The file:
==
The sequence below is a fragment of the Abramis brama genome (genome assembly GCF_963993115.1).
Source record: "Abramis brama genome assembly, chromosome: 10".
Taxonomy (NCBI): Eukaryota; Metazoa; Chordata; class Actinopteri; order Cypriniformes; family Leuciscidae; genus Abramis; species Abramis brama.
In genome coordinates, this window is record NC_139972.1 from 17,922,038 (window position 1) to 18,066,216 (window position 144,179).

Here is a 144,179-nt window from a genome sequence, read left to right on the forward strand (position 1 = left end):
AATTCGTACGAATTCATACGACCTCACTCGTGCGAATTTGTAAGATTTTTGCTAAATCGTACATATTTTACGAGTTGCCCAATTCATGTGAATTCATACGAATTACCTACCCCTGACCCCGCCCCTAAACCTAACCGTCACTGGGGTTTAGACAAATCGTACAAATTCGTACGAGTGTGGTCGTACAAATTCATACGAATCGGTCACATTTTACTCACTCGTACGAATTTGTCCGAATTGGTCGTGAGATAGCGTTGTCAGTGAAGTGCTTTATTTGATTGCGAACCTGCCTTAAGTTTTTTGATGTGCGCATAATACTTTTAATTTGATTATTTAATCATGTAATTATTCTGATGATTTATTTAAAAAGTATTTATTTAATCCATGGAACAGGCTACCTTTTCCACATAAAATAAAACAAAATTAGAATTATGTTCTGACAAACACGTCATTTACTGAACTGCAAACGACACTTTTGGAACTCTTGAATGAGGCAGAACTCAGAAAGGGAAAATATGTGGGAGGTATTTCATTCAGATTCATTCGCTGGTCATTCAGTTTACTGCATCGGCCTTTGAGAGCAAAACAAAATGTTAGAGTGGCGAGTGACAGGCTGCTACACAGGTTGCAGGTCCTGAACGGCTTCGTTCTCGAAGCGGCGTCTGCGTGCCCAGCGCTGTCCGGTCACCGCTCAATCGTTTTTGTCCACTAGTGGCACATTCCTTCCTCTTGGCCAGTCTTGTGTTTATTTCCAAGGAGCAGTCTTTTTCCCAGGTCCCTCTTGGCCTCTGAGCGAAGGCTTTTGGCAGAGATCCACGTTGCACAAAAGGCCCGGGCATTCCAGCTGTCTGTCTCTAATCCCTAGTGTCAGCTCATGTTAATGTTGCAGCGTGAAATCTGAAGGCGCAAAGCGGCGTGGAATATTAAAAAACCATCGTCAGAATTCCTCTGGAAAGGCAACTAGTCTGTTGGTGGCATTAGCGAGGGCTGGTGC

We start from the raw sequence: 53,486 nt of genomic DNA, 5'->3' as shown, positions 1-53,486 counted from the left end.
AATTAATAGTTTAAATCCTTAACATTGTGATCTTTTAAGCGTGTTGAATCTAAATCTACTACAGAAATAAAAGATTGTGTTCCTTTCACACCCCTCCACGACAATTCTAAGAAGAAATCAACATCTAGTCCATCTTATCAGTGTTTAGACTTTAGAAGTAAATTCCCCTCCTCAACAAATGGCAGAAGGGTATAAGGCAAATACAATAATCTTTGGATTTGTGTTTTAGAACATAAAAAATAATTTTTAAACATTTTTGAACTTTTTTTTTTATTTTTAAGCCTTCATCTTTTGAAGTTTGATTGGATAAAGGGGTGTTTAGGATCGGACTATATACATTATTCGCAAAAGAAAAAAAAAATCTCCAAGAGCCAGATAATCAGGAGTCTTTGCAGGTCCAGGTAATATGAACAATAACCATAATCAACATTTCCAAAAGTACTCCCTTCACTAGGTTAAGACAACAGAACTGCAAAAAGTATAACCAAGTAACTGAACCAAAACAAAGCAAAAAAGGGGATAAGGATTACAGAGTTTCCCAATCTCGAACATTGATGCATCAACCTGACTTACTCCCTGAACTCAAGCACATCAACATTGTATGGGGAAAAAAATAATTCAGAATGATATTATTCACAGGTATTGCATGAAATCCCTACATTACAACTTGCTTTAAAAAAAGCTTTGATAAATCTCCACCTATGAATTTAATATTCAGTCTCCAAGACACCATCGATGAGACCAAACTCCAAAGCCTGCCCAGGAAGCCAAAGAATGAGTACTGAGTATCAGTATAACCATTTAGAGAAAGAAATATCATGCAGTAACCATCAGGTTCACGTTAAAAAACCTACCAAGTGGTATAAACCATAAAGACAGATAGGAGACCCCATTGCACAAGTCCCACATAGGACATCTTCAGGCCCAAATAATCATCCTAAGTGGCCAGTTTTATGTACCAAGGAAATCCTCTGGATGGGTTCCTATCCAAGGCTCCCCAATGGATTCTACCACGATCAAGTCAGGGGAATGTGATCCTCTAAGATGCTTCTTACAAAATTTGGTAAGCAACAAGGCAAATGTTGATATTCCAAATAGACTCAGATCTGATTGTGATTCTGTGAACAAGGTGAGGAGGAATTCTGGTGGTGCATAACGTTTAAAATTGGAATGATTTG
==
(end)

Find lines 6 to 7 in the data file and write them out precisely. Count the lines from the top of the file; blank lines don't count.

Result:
AATTCGTACGAATTCATACGACCTCACTCGTGCGAATTTGTAAGATTTTTGCTAAATCGTACATATTTTACGAGTTGCCCAATTCATGTGAATTCATACGAATTACCTACCCCTGACCCCGCCCCTAAACCTAACCGTCACTGGGGTTTAGACAAATCGTACAAATTCGTACGAGTGTGGTCGTACAAATTCATACGAATCGGTCACATTTTACTCACTCGTACGAATTTGTCCGAATTGGTCGTGAGATAGCGTTGTCAGTGAAGTGCTTTATTTGATTGCGAACCTGCCTTAAGTTTTTTGATGTGCGCATAATACTTTTAATTTGATTATTTAATCATGTAATTATTCTGATGATTTATTTAAAAAGTATTTATTTAATCCATGGAACAGGCTACCTTTTCCACATAAAATAAAACAAAATTAGAATTATGTTCTGACAAACACGTCATTTACTGAACTGCAAACGACACTTTTGGAACTCTTGAATGAGGCAGAACTCAGAAAGGGAAAATATGTGGGAGGTATTTCATTCAGATTCATTCGCTGGTCATTCAGTTTACTGCATCGGCCTTTGAGAGCAAAACAAAATGTTAGAGTGGCGAGTGACAGGCTGCTACACAGGTTGCAGGTCCTGAACGGCTTCGTTCTCGAAGCGGCGTCTGCGTGCCCAGCGCTGTCCGGTCACCGCTCAATCGTTTTTGTCCACTAGTGGCACATTCCTTCCTCTTGGCCAGTCTTGTGTTTATTTCCAAGGAGCAGTCTTTTTCCCAGGTCCCTCTTGGCCTCTGAGCGAAGGCTTTTGGCAGAGATCCACGTTGCACAAAAGGCCCGGGCATTCCAGCTGTCTGTCTCTAATCCCTAGTGTCAGCTCATGTTAATGTTGCAGCGTGAAATCTGAAGGCGCAAAGCGGCGTGGAATATTAAAAAACCATCGTCAGAATTCCTCTGGAAAGGCAACTAGTCTGTTGGTGGCATTAGCGAGGGCTGGTGC

We start from the raw sequence: 53,486 nt of genomic DNA, 5'->3' as shown, positions 1-53,486 counted from the left end.